Karloff undoubtedly studied Wegener’s performance, along with performances of Lon Chaney and Charlie Chaplin. It paid off in spades, with the actor delivering a silent film-like portrayal of pathos which, in many ways, surpasses all of his influences. As Picasso surpassed Cezanne (and many others), so too did Whale expand on Wegener’s film.
Unlike Whale’s later horror films, Frankenstein keeps the director’s eccentric British wit to a minimum. The look of the film is an idiosyncratic mix of Gothic and Expressionism, with superlative sets by Herman Rosse.
Whale’s choice of self-loathing alcoholic Colin Clive as doctor Henry Frankenstein was a bit of intuitive casting. The poor actor looks much older than his thirty years at the time (he died at the age of 37), and he brings all that melodramatic angst into his performance. It’s pure British ham, but you never doubt it. In his dour baritone, Henry declares himself a god in the orgasmic line (originally cut as “blasphemy,” but later restored): “Now I know what it feels like to be God.” Predictably, Henry winds up as yet another god who abandons his creation. Dwight Frye, the memorable Renfield of Dracula, excels in the smaller role of the hunchback Fritz[efn_note]Most people confuse the character with Ygor in 1939’s Son of Frankenstein, who was played (imperfectly) by Bela Lugosi.[/efn_note]. Mae Clark plays Henry’s fiancee, adorned in an extravagantly exaggerated white veil (that’s a lot of virginity), one of the film’s bizarre touches of visual humor. Frederick Kerr, the type of eccentric character actor that Whale excelled in finding, is delightfully quirky as the Baron Frankenstein. Still, it’s Karloff’s film, and his performance is so startling and riveting it lays waste to any other claims as to who was the horror genre’s best actor.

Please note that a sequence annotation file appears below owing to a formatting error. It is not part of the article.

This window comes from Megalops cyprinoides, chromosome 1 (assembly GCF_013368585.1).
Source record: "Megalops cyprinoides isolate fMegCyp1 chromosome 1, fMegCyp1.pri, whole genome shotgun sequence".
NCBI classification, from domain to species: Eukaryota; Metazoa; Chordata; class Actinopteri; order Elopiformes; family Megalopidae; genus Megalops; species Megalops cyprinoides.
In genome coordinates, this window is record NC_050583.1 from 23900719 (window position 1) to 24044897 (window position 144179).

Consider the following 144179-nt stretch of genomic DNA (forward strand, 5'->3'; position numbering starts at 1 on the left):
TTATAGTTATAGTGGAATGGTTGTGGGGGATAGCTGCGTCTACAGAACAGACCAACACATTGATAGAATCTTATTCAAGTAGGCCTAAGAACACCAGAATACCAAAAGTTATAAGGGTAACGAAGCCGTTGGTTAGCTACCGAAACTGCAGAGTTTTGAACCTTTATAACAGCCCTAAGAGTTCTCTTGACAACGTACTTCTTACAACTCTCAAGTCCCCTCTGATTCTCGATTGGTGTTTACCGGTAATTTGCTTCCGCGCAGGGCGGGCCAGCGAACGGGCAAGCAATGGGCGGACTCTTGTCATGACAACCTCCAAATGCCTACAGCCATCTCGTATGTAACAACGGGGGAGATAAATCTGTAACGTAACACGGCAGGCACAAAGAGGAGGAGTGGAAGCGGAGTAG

His monster is an unwanted, abused child. When, after being brought to life, he reaches for light, he does so free of all those kitsch cliches. We know he’s reaching for something far more ambiguous, and that he’s tortured in his confusion and feeling of being aborted. When those feelings, exacerbated by the torment he endures from Fritz, gives way to rage, we understand it completely. (Inexplicably, the script retained Florey’s original explanation for the Monster’s eruption: he was mistakenly given an abnormal brain).
The Monster’s rampage is temporarily alleviated in the famous/infamous scene with the little girl Maria (Marilyn Harris). Yet, the Monster’s innocence leads to tragedy. Foolishly, censors excised the actual clip of the monster throwing the girl in the lake, believing she could float on the water like a flower. Cutting the scene led some in the audience to imagine that the Monster defiled her. Luckily, that scene too was restored, and its restoration gives a consistent arc to the Monster.
Our empathy is not with Henry or his bride to be at all and we don’t, for a second, buy into their bourgeois ending. 1931 audiences (and audiences since) sided with the monster in the burning mill. Such is the universal identity with the outsider that Whale and Karloff bring to life. Like Dracula, Frankenstein was based more on the play adaptation than the novel. In this sense (and including its immediate sequel), the film is an improvement on its source. Although copied, parodied, and retold countless times, 1931’s Frankenstein is still the yardstick by which all others are measured. Karloff perhaps summed it up best, later in life, when he pooh-poohed the idea of Frankenstein as a “horror” film, insisting it was a fairy tale.
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A few years ago, Black Francis (of the Pixies) recorded his own soundtrack for “The Golem”. You can watch the whole thing here: